Multiple disruptions are shaping the infrastructure sector, including the global net zero focus, funding shifts driven in part by government stimulus packages and digital transformation. In our Infrastructure Outlook report we highlight some of the areas that we believe investors will hear a lot about. This article details one of those areas – the role of infrastructure in government COVID recovery plans.
Infrastructure investment is playing a key role in supporting national recovery plans through generating economic and jobs growth, while also delivering infrastructure communities need.
Governments have announced an estimated US$3.2 trillion allocated to infrastructure globally as part of COVID-related stimulus (see Figure 1)1, and while much of this will be delivered through public grant funding and traditional contracting,
we also see significant opportunities for governments to partner with the private sector – particularly long-term, responsible investors like superannuation and pension funds – to deliver infrastructure that is transformational
for communities and economies.
Figure 01 Infrastructure as a stimulus by sector - G20 spend 1
The scale of the infrastructure task is substantial, particularly in the United States (US). Private investment in US public infrastructure has lagged behind other countries as infrastructure projects have traditionally been funded with government
grants and financed through the issuance of municipal bonds, with little scope for the private sector to invest and partner with governments to deliver public infrastructure more efficiently and at a lower whole-of-life cost. This has remained
true even as there are record levels of dry powder among equity investors looking to put capital to work in infrastructure.
With President Biden signing the Infrastructure Investment and Jobs Act into law, the federal government has formally recognised and encouraged the role of the private sector in helping governments close the infrastructure investment gap. The
Biden Administration plans to spend an incremental US$284 billion on transportation, including roads, bridges, rail, public transit, airports, ports and electric vehicle infrastructure. Another US$266 billion is earmarked for enhancing core
infrastructure including power grid, broadband, water and environmental resiliency/remediation3. The private sector will have many opportunities to participate in the buildout of this infrastructure; as well as potentially invest
equity (given how substantial the planned incremental spending is) as many state and local infrastructure needs may remain unmet.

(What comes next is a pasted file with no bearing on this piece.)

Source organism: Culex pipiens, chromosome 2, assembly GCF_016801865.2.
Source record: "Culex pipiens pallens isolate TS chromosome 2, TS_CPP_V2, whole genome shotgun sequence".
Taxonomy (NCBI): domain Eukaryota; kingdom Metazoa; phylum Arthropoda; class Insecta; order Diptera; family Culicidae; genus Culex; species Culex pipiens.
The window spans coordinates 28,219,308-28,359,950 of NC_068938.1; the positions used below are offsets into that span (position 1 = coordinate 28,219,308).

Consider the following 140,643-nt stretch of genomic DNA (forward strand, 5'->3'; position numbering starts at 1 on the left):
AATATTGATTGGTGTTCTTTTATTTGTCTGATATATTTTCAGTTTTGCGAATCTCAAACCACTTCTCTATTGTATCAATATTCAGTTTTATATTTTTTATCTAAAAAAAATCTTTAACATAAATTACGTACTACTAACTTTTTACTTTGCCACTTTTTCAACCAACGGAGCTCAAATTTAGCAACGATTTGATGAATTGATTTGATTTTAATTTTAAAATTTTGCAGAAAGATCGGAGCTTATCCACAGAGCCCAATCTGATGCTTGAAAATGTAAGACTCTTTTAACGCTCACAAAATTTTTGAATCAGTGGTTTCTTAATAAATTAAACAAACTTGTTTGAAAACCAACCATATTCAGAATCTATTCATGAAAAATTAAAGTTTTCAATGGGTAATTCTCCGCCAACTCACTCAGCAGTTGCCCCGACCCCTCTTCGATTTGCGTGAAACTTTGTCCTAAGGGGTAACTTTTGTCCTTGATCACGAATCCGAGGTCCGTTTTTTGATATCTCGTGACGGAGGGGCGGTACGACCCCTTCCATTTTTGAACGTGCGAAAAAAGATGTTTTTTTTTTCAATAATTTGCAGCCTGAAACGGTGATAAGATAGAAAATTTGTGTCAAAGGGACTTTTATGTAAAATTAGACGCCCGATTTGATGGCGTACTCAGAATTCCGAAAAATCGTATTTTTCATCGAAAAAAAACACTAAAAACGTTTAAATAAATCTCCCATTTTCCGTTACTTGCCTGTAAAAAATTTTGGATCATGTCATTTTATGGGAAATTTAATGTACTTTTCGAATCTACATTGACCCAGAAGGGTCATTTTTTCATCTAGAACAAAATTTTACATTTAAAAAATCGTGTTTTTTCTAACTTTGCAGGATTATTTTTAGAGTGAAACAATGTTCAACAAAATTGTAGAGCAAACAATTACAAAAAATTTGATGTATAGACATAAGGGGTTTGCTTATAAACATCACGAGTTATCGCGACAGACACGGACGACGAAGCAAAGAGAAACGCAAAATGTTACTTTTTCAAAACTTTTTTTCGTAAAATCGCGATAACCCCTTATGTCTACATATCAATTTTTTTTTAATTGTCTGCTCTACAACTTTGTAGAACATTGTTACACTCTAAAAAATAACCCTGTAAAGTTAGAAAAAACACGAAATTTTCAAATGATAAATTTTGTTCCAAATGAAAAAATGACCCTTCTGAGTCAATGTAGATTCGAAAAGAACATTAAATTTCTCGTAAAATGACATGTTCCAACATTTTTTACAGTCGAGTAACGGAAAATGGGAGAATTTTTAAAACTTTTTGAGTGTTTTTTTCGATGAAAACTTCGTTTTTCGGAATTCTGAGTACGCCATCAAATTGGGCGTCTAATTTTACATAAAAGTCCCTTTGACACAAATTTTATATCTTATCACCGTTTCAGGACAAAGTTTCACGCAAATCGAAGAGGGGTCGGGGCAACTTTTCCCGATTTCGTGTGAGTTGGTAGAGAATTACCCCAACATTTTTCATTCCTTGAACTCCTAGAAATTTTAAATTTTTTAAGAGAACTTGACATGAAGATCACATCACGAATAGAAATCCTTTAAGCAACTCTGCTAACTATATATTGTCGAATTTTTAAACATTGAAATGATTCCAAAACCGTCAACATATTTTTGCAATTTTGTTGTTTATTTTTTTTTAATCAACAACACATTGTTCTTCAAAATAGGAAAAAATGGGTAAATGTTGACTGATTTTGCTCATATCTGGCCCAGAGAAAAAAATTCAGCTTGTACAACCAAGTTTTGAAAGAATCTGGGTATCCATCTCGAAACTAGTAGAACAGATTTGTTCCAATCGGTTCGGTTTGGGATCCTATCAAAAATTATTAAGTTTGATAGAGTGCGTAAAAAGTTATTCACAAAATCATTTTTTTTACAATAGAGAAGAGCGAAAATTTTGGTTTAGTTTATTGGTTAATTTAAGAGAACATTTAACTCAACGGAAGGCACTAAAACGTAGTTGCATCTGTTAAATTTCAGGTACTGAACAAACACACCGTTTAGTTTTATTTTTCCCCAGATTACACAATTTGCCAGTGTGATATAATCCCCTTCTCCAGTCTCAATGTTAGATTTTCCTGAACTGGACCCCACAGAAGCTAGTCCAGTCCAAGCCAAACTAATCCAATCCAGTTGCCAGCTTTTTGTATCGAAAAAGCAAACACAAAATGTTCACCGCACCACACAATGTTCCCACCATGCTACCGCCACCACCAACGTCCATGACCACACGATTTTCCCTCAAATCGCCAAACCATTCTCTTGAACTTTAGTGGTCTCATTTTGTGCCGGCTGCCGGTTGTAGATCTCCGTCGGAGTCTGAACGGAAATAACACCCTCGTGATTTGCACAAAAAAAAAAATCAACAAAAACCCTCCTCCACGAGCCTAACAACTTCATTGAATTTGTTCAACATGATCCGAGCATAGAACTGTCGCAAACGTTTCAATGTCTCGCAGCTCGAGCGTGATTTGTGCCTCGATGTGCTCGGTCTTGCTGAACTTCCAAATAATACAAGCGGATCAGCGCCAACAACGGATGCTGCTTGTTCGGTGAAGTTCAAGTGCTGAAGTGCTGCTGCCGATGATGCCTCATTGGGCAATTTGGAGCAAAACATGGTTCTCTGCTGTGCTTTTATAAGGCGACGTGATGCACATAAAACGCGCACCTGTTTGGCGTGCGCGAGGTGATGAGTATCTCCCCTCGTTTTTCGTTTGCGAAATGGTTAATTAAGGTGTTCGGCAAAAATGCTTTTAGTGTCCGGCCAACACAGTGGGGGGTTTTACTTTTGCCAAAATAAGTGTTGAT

In addition, the Act introduces new measures, which encourage states and local governments to consider alternative infrastructure procurement models such as public-private partnerships (PPPs or P3s) when determining how to finance infrastructure.
These measures may work to elevate the profile of PPPs and start the national conversation on alternative infrastructure procurement models, which may include long-term leases of infrastructure or asset recycling opportunities.
The Build Back Better Act could be even more directly consequential in boosting equity investment opportunities through its extension and expansion of tax incentives for investment in renewable energy projects. These incentives enhance project
economics and have been essential to the US development of its private-sector renewable energy industry. The inclusion of a direct pay option for monetising the tax incentives would broaden the range of viable industry participants, further
spurring investment. However, at the time of this publication, the outcome of the Act is uncertain.
European governments are also turning to the private sector to help deliver their sustainable infrastructure agenda. The European Green Deal – which provides a blueprint for the world’s first climate-neutral continent - seeks to mobilise
at least €1 trillion in sustainable investments through a mix of public and private sources.4
On a smaller scale, as Australia looks towards a federal election in 2022, both major parties have policies that seek to catalyse private investment in the post-COVID recovery, clean energy and the commercialisation and development of technologies
that are likely to be critical to the net zero transition5. An example of this kind of partnership can be drawn from IFM’s experience working with Australian federal and state governments on projects that upgrade and expand
the existing transport, defence, education and justice PPP assets it manages. Currently IFM is working with the Federal Government to facilitate a major upgrade of Defence’s Joint Headquarters facility. The project will support the doubling
of the facility’s original capacity and create a 1.9 megawatt solar farm, among a range of other benefits.
More broadly, the Australian Government is planning to invest A$250 million in its new future fuels policy and hopes to stimulate another A$250 million in private investment6. It has also committed to provide the Clean Energy Finance
Corporation, Australia’s public green bank, with A$500 million in additional capital for a Low Emissions Technology Commercialisation Fund, which will seek matching investment from the private sector.7
Increasing opportunities for PPPs is one of the four key trends and disruptions shaping we identified as shaping the sector in our Infrastructure Outlook. Check out the full report.